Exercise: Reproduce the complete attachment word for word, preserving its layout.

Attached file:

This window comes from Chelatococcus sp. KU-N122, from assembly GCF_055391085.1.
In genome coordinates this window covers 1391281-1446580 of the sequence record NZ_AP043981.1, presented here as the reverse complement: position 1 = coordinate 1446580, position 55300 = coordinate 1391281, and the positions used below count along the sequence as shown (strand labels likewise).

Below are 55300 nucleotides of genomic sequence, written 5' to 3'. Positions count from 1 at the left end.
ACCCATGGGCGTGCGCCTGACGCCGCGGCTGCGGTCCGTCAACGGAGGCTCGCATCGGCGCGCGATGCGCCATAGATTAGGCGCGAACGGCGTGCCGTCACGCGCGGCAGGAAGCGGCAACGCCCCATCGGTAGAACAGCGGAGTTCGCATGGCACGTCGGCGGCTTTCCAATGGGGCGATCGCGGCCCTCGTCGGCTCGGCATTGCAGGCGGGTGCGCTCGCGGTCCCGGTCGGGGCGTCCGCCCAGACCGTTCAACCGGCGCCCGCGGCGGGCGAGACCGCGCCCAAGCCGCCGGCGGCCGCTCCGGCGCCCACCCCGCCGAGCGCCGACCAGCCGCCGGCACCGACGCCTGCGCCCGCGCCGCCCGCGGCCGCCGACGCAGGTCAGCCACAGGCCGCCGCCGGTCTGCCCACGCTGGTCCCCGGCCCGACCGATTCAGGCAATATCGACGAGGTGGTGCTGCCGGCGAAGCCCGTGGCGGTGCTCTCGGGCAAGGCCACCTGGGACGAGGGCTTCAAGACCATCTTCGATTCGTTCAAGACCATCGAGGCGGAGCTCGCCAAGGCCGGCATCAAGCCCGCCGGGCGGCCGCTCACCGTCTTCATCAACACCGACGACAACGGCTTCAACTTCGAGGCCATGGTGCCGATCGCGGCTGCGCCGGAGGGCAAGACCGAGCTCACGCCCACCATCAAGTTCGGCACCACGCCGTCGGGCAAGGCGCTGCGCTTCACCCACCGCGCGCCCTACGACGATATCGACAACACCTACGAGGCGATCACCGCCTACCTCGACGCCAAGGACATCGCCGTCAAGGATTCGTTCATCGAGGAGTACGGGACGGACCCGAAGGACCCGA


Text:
This window comes from Chelatococcus sp. KU-N122, from assembly GCF_055391085.1.
In genome coordinates this window covers 1391281-1446580 of the sequence record NZ_AP043981.1, presented here as the reverse complement: position 1 = coordinate 1446580, position 55300 = coordinate 1391281, and the positions used below count along the sequence as shown (strand labels likewise).

Below are 55300 nucleotides of genomic sequence, written 5' to 3'. Positions count from 1 at the left end.
ACCCATGGGCGTGCGCCTGACGCCGCGGCTGCGGTCCGTCAACGGAGGCTCGCATCGGCGCGCGATGCGCCATAGATTAGGCGCGAACGGCGTGCCGTCACGCGCGGCAGGAAGCGGCAACGCCCCATCGGTAGAACAGCGGAGTTCGCATGGCACGTCGGCGGCTTTCCAATGGGGCGATCGCGGCCCTCGTCGGCTCGGCATTGCAGGCGGGTGCGCTCGCGGTCCCGGTCGGGGCGTCCGCCCAGACCGTTCAACCGGCGCCCGCGGCGGGCGAGACCGCGCCCAAGCCGCCGGCGGCCGCTCCGGCGCCCACCCCGCCGAGCGCCGACCAGCCGCCGGCACCGACGCCTGCGCCCGCGCCGCCCGCGGCCGCCGACGCAGGTCAGCCACAGGCCGCCGCCGGTCTGCCCACGCTGGTCCCCGGCCCGACCGATTCAGGCAATATCGACGAGGTGGTGCTGCCGGCGAAGCCCGTGGCGGTGCTCTCGGGCAAGGCCACCTGGGACGAGGGCTTCAAGACCATCTTCGATTCGTTCAAGACCATCGAGGCGGAGCTCGCCAAGGCCGGCATCAAGCCCGCCGGGCGGCCGCTCACCGTCTTCATCAACACCGACGACAACGGCTTCAACTTCGAGGCCATGGTGCCGATCGCGGCTGCGCCGGAGGGCAAGACCGAGCTCACGCCCACCATCAAGTTCGGCACCACGCCGTCGGGCAAGGCGCTGCGCTTCACCCACCGCGCGCCCTACGACGATATCGACAACACCTACGAGGCGATCACCGCCTACCTCGACGCCAAGGACATCGCCGTCAAGGATTCGTTCATCGAGGAGTACGGGACGGACCCGAAGGACCCGA